Both the innate and adaptive immune systems decline in function and run awry with age. Taken as a whole, researchers view this as the combination of inflammaging and immunosenescence. Without delving into the details, inflammaging is chronic, unresolved inflammatory signaling, an overactivation of the immune system that produces harmful changes in cell behavior throughout the body, while immunosenescence is a decline in the effectiveness of the immune response, leaving an individual more vulnerable to pathogens and potentially cancerous cells, while also allowing senescent cells to accumulate in tissues. The two broad categories of dysfunction interact in a number of ways. Rising numbers of senescent cells, resulting from faltering immune surveillance, contribute meaningfully to inflammaging via their pro-inflammatory signaling, for example.
The aging of the innate immune system is quite different from that of the adaptive immune system, and arguably a great deal more is known about how to effectively deal with the latter issue. Restoring proper T cell production, via regeneration of the thymus and the hematopoietic cell populations of the bone marrow, and clearing out dysfunctional T cell populations may solve a great deal of adaptive immune aging. The innate immune system, on the other hand, suffers more complex, less well explored issues in cell behavior, and is also provoked into inflammatory signaling by problems such as the DNA debris that characterizes the aged tissue environment, for which researchers as yet do not have good solutions, or even paths to solutions.
Given that, it is interesting to note studies such as this one, in which researchers note that aged innate immune cells seem to react as well as young innate immune cells to approaches such as trained immunity, essentially vaccination with specific compounds, that can improve function and suppress inflammation in conditions involved excessive inflammatory signaling, such as respiratory infection and sepsis.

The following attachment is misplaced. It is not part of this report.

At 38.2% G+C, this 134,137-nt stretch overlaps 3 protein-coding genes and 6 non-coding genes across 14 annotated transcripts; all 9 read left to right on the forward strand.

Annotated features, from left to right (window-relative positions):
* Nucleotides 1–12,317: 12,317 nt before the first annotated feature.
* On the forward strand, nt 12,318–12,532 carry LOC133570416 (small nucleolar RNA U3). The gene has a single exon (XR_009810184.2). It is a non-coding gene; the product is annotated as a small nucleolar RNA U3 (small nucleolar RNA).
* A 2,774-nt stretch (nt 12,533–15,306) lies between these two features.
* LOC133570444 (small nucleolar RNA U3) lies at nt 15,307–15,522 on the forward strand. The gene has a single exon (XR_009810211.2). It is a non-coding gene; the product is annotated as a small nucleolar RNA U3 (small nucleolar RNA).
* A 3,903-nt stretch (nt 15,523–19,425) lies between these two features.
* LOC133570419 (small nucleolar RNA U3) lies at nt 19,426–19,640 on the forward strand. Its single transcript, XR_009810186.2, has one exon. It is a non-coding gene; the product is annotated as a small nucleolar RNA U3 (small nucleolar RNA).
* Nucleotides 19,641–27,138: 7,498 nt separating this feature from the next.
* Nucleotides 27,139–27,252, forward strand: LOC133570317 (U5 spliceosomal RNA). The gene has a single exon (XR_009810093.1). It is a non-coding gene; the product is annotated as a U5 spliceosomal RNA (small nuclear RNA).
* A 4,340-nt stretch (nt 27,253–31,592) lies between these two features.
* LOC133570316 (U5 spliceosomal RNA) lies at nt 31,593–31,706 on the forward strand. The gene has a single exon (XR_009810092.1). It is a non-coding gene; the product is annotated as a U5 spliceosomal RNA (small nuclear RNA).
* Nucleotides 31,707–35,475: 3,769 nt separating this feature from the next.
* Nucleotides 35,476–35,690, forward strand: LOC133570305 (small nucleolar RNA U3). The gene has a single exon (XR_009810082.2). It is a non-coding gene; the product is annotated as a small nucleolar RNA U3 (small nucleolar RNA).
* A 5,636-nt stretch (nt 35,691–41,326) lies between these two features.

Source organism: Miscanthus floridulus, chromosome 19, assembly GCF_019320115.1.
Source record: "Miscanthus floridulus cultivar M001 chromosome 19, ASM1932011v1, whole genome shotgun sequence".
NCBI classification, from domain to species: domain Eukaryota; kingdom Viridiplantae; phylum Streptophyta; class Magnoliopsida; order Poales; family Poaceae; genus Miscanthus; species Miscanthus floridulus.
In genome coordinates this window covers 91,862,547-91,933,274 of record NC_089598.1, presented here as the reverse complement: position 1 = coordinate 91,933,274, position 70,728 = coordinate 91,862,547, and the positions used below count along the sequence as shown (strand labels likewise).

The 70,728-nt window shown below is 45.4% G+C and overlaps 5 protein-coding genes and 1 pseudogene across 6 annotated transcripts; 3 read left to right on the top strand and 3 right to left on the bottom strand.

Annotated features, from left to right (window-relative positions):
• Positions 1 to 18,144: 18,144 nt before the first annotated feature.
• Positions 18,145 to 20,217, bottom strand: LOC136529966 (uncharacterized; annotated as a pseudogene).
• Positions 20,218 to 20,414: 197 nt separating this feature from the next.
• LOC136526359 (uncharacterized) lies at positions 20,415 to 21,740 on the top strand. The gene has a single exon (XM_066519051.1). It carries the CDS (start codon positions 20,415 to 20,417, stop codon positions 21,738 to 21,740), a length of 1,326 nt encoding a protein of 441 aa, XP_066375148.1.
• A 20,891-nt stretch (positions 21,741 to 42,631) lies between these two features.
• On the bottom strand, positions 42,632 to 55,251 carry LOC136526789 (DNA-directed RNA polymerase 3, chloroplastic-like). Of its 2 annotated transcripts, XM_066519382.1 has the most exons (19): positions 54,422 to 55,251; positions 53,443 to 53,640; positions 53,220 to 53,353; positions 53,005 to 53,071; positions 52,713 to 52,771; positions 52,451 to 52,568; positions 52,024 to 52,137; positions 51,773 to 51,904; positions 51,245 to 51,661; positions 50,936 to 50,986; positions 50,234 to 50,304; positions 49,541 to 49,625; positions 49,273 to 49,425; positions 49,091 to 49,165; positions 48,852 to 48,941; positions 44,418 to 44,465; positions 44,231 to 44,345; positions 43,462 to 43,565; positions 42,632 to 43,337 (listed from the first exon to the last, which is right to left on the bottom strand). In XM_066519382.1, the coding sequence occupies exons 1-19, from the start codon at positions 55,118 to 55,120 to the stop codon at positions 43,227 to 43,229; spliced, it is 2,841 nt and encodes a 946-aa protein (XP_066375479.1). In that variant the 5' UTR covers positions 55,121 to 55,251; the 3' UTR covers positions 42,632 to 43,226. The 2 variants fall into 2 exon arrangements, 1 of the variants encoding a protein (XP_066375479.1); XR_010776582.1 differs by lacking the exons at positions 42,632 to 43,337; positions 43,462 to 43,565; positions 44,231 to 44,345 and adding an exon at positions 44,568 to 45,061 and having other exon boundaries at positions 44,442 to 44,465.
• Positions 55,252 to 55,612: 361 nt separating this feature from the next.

Over the past two decades there has been an increased incidence of sepsis and this trend is likely to continue due to our aging population, increased use of immunosuppressive drugs and invasive procedures, and the emergence of antibiotic resistant opportunistic pathogens. Age has emerged as an independent predictor of morbidity and mortality in sepsis. Indeed, 60% of sepsis cases occur in patients over 65 years of age. It is generally accepted that age related immune senescence increases susceptibility to infection and sepsis, which raises the question of whether it is possible to modulate the aging immune system to improve resistance to infection. One possible approach to enhancing immune function during aging is innate immune training.
There is a substantial literature demonstrating that the innate immune system can be trained to respond more rapidly and effectively to infection. This phenomenon is referred to as "trained immunity" or "innate immune memory". Trained immunity is characterized by metabolic and epigenetic reprogramming in leukocytes in conjunction with enhanced antimicrobial functions. However, there is very limited information available on the effect of trained immunity in aging and/or sepsis. In 2011, it was reported that BCG vaccination prevented respiratory infections and improved cytokine production in individuals 60-75 years of age. Additionally, a 2020 clinical trial found that BCG vaccination increased protection from infection in individuals over 65 years old. While trained immunity increases inflammatory cytokine production upon restiumulation, interestingly it was found that BCG vaccination reduces systemic inflammation. It is now known that BCG, a potent immune training agent, induces the immune trained phenotype in humans, thus it is reasonable to speculate that the effect of BCG on respiratory infections in aging subjects may be mediated, in part, by trained immunity.
In this study, we examined innate immune training in monocytes isolated from healthy aging subjects and compared and contrasted their response to immune training with monocytes isolated from younger healthy individuals. We also examined innate immune training in monocytes derived from patients diagnosed with sepsis. We found that trained immunity increases metabolism and functionality of monocytes isolated from healthy aging subjects as well as in sepsis patients. In conclusion, this study confirms that innate immune training can be induced in aging healthy individuals as well as critically ill sepsis patients. We found that innate immune training can be induced regardless of age and there was no substantive difference in the immune trained phenotype as a function of age. We employed β-glucan as our immune training stimulus. The ability of glucan to induce the trained phenotype suggests that it may be possible to pharmacologically induce the immune trained phenotype in aging human immunocytes.